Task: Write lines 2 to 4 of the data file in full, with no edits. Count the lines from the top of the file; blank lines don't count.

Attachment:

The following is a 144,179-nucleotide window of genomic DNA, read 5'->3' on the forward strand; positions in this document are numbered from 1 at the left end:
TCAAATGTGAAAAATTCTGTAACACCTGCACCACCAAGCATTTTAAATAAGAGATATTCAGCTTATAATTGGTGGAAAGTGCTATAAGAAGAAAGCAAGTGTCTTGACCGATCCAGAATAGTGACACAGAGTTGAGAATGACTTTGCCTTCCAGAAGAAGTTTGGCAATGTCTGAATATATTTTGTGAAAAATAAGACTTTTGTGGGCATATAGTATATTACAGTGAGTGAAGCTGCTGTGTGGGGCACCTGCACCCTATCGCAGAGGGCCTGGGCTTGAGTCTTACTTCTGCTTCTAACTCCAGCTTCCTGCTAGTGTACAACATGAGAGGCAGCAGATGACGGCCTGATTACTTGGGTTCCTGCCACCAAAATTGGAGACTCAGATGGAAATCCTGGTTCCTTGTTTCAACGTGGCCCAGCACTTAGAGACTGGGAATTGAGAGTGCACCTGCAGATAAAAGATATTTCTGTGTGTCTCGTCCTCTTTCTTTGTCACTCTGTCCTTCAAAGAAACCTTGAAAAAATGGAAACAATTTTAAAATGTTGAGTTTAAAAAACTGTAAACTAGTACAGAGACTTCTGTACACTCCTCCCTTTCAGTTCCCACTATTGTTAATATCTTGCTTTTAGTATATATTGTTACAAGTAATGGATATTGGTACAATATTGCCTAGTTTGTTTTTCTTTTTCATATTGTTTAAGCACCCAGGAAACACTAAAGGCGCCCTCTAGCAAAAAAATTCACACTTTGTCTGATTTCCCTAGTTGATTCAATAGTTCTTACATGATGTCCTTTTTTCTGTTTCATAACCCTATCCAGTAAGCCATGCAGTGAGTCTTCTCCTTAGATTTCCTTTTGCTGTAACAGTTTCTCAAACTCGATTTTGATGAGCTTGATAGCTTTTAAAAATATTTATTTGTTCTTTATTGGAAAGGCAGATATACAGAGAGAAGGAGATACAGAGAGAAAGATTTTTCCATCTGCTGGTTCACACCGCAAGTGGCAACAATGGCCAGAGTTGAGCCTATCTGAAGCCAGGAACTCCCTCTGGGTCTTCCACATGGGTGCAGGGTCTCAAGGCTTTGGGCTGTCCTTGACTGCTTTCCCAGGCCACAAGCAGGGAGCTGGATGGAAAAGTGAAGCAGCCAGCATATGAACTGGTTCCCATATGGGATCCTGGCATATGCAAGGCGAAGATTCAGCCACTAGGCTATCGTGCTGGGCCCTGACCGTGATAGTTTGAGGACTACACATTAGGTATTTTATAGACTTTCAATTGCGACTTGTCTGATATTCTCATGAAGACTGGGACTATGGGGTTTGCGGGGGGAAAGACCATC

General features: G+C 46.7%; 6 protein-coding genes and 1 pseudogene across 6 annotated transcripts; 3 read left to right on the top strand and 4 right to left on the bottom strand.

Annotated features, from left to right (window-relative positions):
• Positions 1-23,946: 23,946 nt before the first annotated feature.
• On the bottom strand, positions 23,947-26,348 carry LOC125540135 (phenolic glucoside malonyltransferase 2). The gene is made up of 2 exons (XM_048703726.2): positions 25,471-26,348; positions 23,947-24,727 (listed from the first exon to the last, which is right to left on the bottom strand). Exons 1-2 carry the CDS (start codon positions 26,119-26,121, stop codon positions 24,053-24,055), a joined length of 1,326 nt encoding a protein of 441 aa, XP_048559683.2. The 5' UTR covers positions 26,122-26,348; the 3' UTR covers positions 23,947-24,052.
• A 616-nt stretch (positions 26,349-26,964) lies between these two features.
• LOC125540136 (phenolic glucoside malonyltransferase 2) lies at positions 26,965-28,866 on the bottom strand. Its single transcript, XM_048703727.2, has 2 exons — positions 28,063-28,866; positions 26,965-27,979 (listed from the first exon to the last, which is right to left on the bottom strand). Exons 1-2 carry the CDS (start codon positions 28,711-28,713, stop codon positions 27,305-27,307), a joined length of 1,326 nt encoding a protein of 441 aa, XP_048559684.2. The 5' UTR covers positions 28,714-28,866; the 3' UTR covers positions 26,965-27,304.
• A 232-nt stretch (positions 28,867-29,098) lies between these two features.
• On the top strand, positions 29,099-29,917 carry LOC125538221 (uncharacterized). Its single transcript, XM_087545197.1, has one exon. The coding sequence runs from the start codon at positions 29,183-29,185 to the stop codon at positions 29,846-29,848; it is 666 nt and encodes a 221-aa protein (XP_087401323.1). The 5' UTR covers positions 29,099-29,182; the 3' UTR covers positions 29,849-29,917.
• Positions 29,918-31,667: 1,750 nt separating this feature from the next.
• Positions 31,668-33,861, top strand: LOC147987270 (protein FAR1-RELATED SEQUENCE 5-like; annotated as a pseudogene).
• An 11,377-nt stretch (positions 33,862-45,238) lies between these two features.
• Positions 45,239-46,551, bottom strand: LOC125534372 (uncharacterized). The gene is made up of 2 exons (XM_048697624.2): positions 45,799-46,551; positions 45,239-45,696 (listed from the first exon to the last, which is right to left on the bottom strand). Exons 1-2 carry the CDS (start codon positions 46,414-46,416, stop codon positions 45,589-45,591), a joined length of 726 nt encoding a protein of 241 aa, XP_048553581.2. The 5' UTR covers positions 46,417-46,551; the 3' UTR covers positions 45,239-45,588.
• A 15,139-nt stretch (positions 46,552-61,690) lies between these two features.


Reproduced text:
TCAAATGTGAAAAATTCTGTAACACCTGCACCACCAAGCATTTTAAATAAGAGATATTCAGCTTATAATTGGTGGAAAGTGCTATAAGAAGAAAGCAAGTGTCTTGACCGATCCAGAATAGTGACACAGAGTTGAGAATGACTTTGCCTTCCAGAAGAAGTTTGGCAATGTCTGAATATATTTTGTGAAAAATAAGACTTTTGTGGGCATATAGTATATTACAGTGAGTGAAGCTGCTGTGTGGGGCACCTGCACCCTATCGCAGAGGGCCTGGGCTTGAGTCTTACTTCTGCTTCTAACTCCAGCTTCCTGCTAGTGTACAACATGAGAGGCAGCAGATGACGGCCTGATTACTTGGGTTCCTGCCACCAAAATTGGAGACTCAGATGGAAATCCTGGTTCCTTGTTTCAACGTGGCCCAGCACTTAGAGACTGGGAATTGAGAGTGCACCTGCAGATAAAAGATATTTCTGTGTGTCTCGTCCTCTTTCTTTGTCACTCTGTCCTTCAAAGAAACCTTGAAAAAATGGAAACAATTTTAAAATGTTGAGTTTAAAAAACTGTAAACTAGTACAGAGACTTCTGTACACTCCTCCCTTTCAGTTCCCACTATTGTTAATATCTTGCTTTTAGTATATATTGTTACAAGTAATGGATATTGGTACAATATTGCCTAGTTTGTTTTTCTTTTTCATATTGTTTAAGCACCCAGGAAACACTAAAGGCGCCCTCTAGCAAAAAAATTCACACTTTGTCTGATTTCCCTAGTTGATTCAATAGTTCTTACATGATGTCCTTTTTTCTGTTTCATAACCCTATCCAGTAAGCCATGCAGTGAGTCTTCTCCTTAGATTTCCTTTTGCTGTAACAGTTTCTCAAACTCGATTTTGATGAGCTTGATAGCTTTTAAAAATATTTATTTGTTCTTTATTGGAAAGGCAGATATACAGAGAGAAGGAGATACAGAGAGAAAGATTTTTCCATCTGCTGGTTCACACCGCAAGTGGCAACAATGGCCAGAGTTGAGCCTATCTGAAGCCAGGAACTCCCTCTGGGTCTTCCACATGGGTGCAGGGTCTCAAGGCTTTGGGCTGTCCTTGACTGCTTTCCCAGGCCACAAGCAGGGAGCTGGATGGAAAAGTGAAGCAGCCAGCATATGAACTGGTTCCCATATGGGATCCTGGCATATGCAAGGCGAAGATTCAGCCACTAGGCTATCGTGCTGGGCCCTGACCGTGATAGTTTGAGGACTACACATTAGGTATTTTATAGACTTTCAATTGCGACTTGTCTGATATTCTCATGAAGACTGGGACTATGGGGTTTGCGGGGGGAAAGACCATC

General features: G+C 46.7%; 6 protein-coding genes and 1 pseudogene across 6 annotated transcripts; 3 read left to right on the top strand and 4 right to left on the bottom strand.

Annotated features, from left to right (window-relative positions):